A new study conducted by researchers at the Child Study Center at NYU Langone Medical Center found men diagnosed as children with attention-deficit/hyperactivity disorder (ADHD) were 2x as likely to be obese in a 33-year follow-up study compared to men who were not diagnosed with the condition. The study appears in the May 20 online edition of Pediatrics.
“Few studies have focused on long-term outcomes for patients diagnosed with ADHD in childhood. In this study, we wanted to assess the health outcomes of children diagnosed with ADHD, focusing on obesity rates and Body Mass Index(BMI),” said lead author Francisco Xavier Castellanos, MD, Brooke and Daniel Neidich Professor of Child and Adolescent Psychiatry, Child Study Center at NYU Langone. “Our results found that even when you control for other factors often associated with increased obesity rates such as socioeconomic status, men diagnosed with ADHD were at a significantly higher risk to suffer from high BMI and obesity as adults.”
According to the Centers for Disease Control and Prevention, ADHD is one of the most common neurobehavioral disorders, often diagnosed in childhood and lasting into adulthood. People with ADHD typically have trouble paying attention, controlling impulsive behaviors and tend to be overly active. ADHD has an estimated worldwide prevalence of 5%, with men more likely to be diagnosed than women.
The prospective study included 207 white men diagnosed with ADHD at an average age of 8 and a comparison group of 178 men not diagnosed with childhood ADHD, who were matched for race, age, residence and social class. The average age at follow up was 41 years old. The study was designed to compare BMI and obesity rates in grown men with and without childhood ADHD.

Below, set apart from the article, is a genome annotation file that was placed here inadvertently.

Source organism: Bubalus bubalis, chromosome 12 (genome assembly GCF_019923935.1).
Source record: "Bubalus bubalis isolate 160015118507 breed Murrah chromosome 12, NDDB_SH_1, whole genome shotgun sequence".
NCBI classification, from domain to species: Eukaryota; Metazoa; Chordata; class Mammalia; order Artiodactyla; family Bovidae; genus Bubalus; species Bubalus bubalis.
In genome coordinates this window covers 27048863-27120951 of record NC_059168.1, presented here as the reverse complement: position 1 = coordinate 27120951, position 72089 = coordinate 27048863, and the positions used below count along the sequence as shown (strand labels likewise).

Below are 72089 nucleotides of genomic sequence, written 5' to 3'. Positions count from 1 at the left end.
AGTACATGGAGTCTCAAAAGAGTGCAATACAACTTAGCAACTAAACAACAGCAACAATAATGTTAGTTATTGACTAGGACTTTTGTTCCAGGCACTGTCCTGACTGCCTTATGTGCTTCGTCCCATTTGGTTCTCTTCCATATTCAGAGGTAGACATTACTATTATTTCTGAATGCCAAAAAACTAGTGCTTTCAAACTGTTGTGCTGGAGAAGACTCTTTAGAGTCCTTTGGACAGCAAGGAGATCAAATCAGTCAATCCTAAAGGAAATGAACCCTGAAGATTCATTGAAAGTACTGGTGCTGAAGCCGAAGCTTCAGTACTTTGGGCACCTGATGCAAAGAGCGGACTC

Results showed that, on average, men with childhood ADHD had significantly higher BMI (30.1 vs. 27.6) and obesity rates (41.1% vs. 21.6%) than men without childhood ADHD.
“The results of the study are concerning but not surprising to those who treat patients with ADHD. Lack of impulse control and poor planning skills are symptoms often associated with the condition and can lead to poor food choices and irregular eating habits,” noted Dr. Castellanos. “This study emphasizes that children diagnosed with ADHD need to be monitored for long-term risk of obesity and taught healthy eating habits as they become teenagers and adults.”
In response to the study, Professor Karen Bonuck at the Albert Einstein College of Medicine mentioned that such ADHD-Obesity Link may also be caused by Sleep Problems.
She therefore urges the “close attention” for Sleep Problems in childhood.
“SDB (sleep disordered breathing) which ranges from Snoring to Obstructive Sleep Apnea Syndrome, significantly elevates risks for both ADHD and Obesity in children.
Short Sleep Duration has also been shown to be associated with higher rates of Obesity in longitudinal studies.
Both SDB and Short Sleep Duration lead to impaired glucose tolerance, insulin resistance and inflammation, all of which predispose to Obesity.
SDB’s role in ADHD is more likely tied to abnormal gas exchanges that occur during nighttime sleep interrupted by SDB, along with accompanying sleep fragmentation and adverse neuronal impacts.
The (Cortese et al.) study likely did not capture information about either Sleep Disorder, so we can not know if and how sleep problems were an unobserved, but potentially strong confounding factor in their findings.”
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